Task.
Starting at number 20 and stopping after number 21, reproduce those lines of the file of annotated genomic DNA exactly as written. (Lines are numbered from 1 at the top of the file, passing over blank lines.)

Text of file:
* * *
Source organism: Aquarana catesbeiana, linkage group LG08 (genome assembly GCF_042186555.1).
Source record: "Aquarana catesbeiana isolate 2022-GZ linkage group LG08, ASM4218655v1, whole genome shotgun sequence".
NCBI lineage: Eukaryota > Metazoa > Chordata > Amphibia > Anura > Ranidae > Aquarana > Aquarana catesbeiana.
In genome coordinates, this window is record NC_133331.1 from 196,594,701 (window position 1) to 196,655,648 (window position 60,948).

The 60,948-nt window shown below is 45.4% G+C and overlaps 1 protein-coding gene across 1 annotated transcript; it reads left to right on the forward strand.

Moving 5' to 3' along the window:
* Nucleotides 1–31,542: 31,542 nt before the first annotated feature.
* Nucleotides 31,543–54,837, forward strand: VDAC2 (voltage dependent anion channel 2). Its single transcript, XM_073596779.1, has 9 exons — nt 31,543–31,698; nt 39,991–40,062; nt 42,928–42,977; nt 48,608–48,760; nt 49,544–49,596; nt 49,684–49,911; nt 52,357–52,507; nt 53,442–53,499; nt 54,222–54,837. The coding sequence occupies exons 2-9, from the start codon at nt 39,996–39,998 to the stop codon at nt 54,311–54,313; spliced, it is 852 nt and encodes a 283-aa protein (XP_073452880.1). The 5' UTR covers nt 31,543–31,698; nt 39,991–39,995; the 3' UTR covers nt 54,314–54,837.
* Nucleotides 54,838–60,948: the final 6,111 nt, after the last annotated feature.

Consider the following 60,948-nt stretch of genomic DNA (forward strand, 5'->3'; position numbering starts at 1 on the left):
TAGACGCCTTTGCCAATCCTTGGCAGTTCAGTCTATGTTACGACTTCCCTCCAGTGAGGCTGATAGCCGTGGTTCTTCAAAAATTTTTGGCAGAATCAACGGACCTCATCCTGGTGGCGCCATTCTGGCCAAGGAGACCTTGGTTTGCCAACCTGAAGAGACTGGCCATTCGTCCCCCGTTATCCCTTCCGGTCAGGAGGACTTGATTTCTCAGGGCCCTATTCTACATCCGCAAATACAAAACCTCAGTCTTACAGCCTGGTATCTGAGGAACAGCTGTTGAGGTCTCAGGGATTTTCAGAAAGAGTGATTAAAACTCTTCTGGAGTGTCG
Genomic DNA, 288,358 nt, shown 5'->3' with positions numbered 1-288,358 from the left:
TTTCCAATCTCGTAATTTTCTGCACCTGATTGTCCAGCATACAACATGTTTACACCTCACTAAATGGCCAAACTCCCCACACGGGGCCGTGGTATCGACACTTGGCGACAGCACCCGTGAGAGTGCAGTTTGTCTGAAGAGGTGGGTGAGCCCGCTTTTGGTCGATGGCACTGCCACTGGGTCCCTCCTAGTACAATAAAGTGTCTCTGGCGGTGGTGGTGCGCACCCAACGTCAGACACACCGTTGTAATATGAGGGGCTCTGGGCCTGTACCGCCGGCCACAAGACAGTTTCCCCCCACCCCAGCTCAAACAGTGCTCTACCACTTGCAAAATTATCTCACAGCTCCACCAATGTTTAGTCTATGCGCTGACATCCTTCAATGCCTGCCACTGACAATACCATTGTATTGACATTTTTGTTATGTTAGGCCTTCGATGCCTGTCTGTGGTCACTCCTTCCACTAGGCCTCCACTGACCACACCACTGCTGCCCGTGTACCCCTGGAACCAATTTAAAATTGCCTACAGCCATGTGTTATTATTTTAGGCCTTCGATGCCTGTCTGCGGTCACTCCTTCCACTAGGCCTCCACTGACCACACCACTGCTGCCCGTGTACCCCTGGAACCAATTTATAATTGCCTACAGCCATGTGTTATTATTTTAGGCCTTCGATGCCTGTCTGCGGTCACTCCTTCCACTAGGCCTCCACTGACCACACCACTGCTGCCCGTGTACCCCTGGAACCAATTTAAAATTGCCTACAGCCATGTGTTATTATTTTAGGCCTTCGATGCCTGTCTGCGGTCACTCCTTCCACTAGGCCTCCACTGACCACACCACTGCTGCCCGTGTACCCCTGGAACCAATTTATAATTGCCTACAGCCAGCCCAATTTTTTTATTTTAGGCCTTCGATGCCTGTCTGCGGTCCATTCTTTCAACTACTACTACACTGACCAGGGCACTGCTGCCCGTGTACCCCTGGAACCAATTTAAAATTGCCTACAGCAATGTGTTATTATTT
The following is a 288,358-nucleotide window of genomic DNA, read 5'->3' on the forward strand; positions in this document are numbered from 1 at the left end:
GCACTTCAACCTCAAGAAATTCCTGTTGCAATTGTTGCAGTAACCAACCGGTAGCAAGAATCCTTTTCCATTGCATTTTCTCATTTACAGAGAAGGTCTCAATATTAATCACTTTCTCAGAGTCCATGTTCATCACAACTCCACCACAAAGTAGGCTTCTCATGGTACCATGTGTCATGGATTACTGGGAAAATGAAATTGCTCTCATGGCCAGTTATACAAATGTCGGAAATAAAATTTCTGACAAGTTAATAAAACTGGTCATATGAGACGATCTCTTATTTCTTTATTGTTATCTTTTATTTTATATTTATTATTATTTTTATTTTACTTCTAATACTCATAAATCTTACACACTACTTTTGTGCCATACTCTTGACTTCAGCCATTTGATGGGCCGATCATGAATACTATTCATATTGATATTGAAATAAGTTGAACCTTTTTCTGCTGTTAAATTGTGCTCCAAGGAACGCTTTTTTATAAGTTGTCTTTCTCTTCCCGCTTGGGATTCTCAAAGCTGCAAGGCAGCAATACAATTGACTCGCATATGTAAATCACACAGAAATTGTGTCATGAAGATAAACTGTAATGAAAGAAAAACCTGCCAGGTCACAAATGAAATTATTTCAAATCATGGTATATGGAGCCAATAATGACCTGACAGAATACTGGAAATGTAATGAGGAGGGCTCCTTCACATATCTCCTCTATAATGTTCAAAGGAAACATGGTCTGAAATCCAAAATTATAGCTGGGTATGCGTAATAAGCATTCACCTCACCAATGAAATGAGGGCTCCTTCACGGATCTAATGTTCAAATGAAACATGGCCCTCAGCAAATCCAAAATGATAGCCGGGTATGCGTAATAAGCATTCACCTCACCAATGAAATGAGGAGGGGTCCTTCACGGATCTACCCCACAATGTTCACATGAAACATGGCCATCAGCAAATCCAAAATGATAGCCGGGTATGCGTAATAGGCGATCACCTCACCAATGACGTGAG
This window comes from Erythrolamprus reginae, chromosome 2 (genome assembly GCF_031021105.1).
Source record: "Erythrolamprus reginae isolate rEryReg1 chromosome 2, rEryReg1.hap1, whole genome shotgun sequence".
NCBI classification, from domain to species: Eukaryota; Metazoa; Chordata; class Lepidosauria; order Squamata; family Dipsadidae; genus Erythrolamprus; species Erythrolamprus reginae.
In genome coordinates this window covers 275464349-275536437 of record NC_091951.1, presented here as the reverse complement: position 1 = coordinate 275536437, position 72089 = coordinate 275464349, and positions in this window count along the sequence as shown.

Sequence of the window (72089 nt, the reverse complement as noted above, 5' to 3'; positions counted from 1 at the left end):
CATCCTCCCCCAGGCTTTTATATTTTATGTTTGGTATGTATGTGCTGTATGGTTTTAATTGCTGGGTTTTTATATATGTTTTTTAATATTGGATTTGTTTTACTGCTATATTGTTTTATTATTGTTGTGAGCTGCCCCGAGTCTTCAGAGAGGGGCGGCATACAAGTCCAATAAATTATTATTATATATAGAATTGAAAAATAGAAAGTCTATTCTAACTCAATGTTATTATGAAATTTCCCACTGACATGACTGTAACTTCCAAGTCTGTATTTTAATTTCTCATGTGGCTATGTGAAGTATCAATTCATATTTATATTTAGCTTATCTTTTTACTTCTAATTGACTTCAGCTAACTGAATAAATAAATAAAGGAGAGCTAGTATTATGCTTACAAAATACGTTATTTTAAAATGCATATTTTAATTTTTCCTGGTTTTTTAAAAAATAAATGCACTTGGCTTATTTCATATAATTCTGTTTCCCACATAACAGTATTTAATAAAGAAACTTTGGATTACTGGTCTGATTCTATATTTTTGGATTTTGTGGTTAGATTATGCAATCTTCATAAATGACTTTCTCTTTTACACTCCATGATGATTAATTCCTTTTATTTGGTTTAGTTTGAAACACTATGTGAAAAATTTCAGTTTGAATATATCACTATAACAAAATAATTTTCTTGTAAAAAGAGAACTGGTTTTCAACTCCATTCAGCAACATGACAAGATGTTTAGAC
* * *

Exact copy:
Sequence of the window (72089 nt, the reverse complement as noted above, 5' to 3'; positions counted from 1 at the left end):
CATCCTCCCCCAGGCTTTTATATTTTATGTTTGGTATGTATGTGCTGTATGGTTTTAATTGCTGGGTTTTTATATATGTTTTTTAATATTGGATTTGTTTTACTGCTATATTGTTTTATTATTGTTGTGAGCTGCCCCGAGTCTTCAGAGAGGGGCGGCATACAAGTCCAATAAATTATTATTATATATAGAATTGAAAAATAGAAAGTCTATTCTAACTCAATGTTATTATGAAATTTCCCACTGACATGACTGTAACTTCCAAGTCTGTATTTTAATTTCTCATGTGGCTATGTGAAGTATCAATTCATATTTATATTTAGCTTATCTTTTTACTTCTAATTGACTTCAGCTAACTGAATAAATAAATAAAGGAGAGCTAGTATTATGCTTACAAAATACGTTATTTTAAAATGCATATTTTAATTTTTCCTGGTTTTTTAAAAAATAAATGCACTTGGCTTATTTCATATAATTCTGTTTCCCACATAACAGTATTTAATAAAGAAACTTTGGATTACTGGTCTGATTCTATATTTTTGGATTTTGTGGTTAGATTATGCAATCTTCATAAATGACTTTCTCTTTTACACTCCATGATGATTAATTCCTTTTATTTGGTTTAGTTTGAAACACTATGTGAAAAATTTCAGTTTGAATATATCACTATAACAAAATAATTTTCTTGTAAAAAGAGAACTGGTTTTCAACTCCATTCAGCAACATGACAAGATGTTTAGAC